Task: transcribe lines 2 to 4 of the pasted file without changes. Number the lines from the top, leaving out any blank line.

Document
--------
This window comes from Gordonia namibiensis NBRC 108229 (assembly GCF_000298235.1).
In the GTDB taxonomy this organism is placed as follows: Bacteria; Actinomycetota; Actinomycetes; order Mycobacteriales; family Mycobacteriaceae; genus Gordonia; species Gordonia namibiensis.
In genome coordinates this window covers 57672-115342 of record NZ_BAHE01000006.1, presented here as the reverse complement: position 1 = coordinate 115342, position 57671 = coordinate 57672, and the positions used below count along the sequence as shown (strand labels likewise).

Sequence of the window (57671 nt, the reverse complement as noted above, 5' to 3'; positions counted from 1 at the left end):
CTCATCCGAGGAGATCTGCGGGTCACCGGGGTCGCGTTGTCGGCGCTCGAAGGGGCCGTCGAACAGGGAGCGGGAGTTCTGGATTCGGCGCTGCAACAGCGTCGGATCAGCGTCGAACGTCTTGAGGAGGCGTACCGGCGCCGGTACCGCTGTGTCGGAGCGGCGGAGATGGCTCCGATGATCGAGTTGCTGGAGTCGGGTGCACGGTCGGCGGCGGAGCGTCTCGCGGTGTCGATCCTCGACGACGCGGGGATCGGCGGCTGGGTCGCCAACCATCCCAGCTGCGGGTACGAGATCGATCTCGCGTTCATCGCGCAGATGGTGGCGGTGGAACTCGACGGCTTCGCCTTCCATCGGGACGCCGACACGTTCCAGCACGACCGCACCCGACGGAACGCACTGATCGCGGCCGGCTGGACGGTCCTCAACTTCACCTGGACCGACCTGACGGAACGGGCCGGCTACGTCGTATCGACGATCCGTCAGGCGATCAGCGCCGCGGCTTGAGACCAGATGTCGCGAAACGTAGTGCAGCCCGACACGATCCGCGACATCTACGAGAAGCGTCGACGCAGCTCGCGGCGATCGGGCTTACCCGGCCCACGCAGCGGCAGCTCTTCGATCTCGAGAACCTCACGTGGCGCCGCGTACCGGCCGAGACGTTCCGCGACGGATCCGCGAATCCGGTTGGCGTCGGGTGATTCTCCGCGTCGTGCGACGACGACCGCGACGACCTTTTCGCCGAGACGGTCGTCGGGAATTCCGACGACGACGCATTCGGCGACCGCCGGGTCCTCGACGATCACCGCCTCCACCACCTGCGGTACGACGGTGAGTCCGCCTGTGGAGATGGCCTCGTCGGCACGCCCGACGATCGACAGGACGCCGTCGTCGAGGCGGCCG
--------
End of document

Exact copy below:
In the GTDB taxonomy this organism is placed as follows: Bacteria; Actinomycetota; Actinomycetes; order Mycobacteriales; family Mycobacteriaceae; genus Gordonia; species Gordonia namibiensis.
In genome coordinates this window covers 57672-115342 of record NZ_BAHE01000006.1, presented here as the reverse complement: position 1 = coordinate 115342, position 57671 = coordinate 57672, and the positions used below count along the sequence as shown (strand labels likewise).

Sequence of the window (57671 nt, the reverse complement as noted above, 5' to 3'; positions counted from 1 at the left end):